Billionaire and high-tech entrepreneur Peter Thiel arrived in Israel Tuesday to speak to a small, select audience of entrepreneurs and others from the Israeli high-tech industry at the Peres Center for Peace and Innovation in Tel Aviv-Jaffa.
The best example of a successful technology company is Google, a search monopoly without competitors, he told the audience. His speech focused on the book he wrote in 2014: Zero to One: Notes on Startups, or How to Build the Future, which has become required reading for high-tech entrepreneurs all over the globe.
Thiel has come to Israel to visit the companies he owns and the startups his funds have invested in, say sources in the high-tech industry.
The main point of the book concerns the importance for companies to move from zero to one, that is, when they answer a need and create something that did not exist before. According to Thiel, the minute you reach one it is possible to reproduce this success infinitely. He believes the future can be shaped, but to do so it is first necessary to plan how the future will look.
His criticism of most startups is that they do not innovate or create a new product, but mostly copy and make small improvements — but not revolutionary ones. The next Mark Zuckerberg will not be someone who reinvents Facebook, and the next Bill Gates will not be someone who founds Microsoft again. Thiel says his message is the book is not to compete with one another but to invent something new.
They teach us from a young age to imitate — language, behavior, norms — and they also teach us in school to compete with one another. Sometimes the feeling in Silicon Valley is that people suffer from social disorders, says Thiel. It is an environment where people look at what others are doing and copy them.
Like a marriage
Another problem is that people speak in buzz words; for example: I build software as a service technology — connectivity software — that makes data into a cloud, he says. Everyone is throwing out such words. But why did Facebook succeed, he asks? When Facebook began there were other social networks, but Facebook was the only one that gave people an identity on the internet and that is what made it powerful. It may still be labeled as a social network 13 years later, but it is much more, says Thiel.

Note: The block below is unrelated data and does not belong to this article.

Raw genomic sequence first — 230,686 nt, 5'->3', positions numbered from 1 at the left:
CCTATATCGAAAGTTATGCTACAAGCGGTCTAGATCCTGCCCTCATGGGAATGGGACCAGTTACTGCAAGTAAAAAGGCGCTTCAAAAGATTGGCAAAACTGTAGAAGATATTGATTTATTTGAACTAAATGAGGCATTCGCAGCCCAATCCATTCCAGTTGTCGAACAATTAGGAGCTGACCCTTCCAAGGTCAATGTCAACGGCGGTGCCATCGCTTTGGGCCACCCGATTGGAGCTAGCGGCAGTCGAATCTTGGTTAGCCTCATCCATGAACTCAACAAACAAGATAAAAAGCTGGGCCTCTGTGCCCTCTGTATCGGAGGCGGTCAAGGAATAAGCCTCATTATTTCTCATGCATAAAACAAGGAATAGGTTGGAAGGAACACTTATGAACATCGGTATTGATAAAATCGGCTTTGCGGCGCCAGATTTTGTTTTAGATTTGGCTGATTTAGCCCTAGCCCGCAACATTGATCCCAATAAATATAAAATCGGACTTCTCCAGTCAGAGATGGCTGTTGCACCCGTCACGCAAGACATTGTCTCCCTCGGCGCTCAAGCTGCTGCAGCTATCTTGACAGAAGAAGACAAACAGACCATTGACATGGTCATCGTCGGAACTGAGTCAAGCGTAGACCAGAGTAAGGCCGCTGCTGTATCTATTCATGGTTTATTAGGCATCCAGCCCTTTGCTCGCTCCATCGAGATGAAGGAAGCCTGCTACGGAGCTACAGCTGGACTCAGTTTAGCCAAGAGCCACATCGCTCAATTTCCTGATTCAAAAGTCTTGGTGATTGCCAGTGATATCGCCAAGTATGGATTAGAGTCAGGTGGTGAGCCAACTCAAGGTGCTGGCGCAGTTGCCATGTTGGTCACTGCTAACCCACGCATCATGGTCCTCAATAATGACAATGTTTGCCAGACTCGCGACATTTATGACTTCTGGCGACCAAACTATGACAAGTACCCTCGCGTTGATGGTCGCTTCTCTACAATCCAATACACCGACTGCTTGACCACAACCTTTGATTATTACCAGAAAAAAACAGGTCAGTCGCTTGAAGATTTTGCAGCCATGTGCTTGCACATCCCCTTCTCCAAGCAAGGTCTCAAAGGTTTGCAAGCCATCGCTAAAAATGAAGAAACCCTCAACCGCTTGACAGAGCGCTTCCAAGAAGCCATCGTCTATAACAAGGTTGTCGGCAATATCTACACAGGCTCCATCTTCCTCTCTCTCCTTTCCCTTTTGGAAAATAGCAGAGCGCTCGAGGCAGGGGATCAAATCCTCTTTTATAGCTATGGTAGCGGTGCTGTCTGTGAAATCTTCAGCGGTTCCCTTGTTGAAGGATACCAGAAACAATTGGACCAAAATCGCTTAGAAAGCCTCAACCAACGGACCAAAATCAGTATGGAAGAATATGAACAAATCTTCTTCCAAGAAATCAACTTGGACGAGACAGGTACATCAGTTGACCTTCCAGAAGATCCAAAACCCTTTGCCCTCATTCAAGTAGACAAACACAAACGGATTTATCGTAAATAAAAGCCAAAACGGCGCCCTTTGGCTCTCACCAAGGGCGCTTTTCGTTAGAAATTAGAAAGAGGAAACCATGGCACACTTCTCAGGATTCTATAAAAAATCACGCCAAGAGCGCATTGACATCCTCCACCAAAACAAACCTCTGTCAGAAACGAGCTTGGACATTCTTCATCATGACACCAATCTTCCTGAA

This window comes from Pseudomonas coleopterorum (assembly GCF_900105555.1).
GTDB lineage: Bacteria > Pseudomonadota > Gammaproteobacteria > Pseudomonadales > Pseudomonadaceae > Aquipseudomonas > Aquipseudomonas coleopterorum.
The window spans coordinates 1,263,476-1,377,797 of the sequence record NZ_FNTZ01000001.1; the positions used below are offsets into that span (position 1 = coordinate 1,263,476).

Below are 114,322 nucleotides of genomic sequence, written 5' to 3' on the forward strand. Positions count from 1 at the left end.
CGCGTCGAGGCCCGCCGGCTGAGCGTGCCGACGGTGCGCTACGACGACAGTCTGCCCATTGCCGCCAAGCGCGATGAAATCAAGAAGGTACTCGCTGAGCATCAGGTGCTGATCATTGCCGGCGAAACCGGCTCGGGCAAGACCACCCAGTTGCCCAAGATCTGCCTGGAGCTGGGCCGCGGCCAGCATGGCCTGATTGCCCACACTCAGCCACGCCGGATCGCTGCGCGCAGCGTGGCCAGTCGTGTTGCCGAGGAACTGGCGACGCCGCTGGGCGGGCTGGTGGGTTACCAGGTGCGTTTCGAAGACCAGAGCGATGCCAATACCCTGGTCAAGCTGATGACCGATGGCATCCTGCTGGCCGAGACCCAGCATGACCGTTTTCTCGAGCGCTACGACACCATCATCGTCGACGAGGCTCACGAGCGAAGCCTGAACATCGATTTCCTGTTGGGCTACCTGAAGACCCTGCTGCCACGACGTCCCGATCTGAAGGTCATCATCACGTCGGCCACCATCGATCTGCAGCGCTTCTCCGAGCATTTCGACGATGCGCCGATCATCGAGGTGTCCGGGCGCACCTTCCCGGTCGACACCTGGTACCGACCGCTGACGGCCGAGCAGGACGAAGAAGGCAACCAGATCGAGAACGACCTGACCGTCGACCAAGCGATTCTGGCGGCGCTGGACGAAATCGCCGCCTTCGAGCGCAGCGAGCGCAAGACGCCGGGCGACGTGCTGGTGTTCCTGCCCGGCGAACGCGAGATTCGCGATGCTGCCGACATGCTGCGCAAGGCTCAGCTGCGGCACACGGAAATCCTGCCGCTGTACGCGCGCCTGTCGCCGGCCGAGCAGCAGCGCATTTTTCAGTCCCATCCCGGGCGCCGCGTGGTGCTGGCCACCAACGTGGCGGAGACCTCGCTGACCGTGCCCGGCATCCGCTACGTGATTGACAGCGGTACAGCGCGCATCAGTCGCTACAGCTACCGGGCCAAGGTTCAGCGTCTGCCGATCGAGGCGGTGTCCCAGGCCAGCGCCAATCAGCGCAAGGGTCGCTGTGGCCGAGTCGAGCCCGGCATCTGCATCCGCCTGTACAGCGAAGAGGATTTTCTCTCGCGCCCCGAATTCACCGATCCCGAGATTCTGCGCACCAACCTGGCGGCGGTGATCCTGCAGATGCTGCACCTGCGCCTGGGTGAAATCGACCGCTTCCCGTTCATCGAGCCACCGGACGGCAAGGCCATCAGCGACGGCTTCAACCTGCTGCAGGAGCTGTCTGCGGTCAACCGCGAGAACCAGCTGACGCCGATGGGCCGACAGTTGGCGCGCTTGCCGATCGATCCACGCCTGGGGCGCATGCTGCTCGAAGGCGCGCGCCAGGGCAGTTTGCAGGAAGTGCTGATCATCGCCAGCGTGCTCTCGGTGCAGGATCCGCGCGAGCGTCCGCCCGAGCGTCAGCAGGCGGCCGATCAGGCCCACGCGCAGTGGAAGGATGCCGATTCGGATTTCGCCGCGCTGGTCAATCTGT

To establish a good company a number of important components are needed, says Thiel. The first is for the founders to know each other well, a relationship he compares to a marriage. One of the questions every company needs to ask itself at the beginning is not who it will hire tomorrow, but why will it need to hire the 20th employee. Why will he want to join the company in the future? What will draw people to the company?
Innovation cannot come from large corporations that already have their own culture, and internal politics can cause new ideas to fail. So startups will always be important, and innovation mostly happens through creating new companies, says Thiel. Today there are no longer financing problems and if no venture capital fund will finance the startup, it is possible to turn to crowdfunding.
In Thiels eyes, Israel is not just the Startup Nation, but a success story that is actually a result of its small size. He says the United States is huge and Californias Silicon Valley has a different culture than elsewhere in the United States, and the managerial culture and dynamic is different all over the United States.
Thiel made the headlines — numerous times — last year after he was one of the very few senior figures in Silicon Valley who supported Donald Trump for president. He stood out in particular because almost all the heads of major high tech companies, from Apple to Facebook, supported Hillary Clinton. His support for Trump earned him a senior advisory role in the new administration, and Trump appointed him to the executive committee of his transition team.
Thiels net wealth is estimated at $2.7 billion. He has founded and invested in dozens of leading technology firms, including PayPal, Facebook, LinkedIn, Spotify, SpaceX and Airbnb.
In 1998, Thiel founded the online payment service PayPal, which he sold four years later for $1.5 billion to eBay.
Thiel also became one of the first investors, and the first outside investor, in Facebook, when he bought a 10.2% share of the company for $500,000 in 2004. He sold most of his stake a few years later for over $1 billion, which was considered to be one of the best deals ever made.
Today Thiel is a partner in the Founders Fund venture capital firm.
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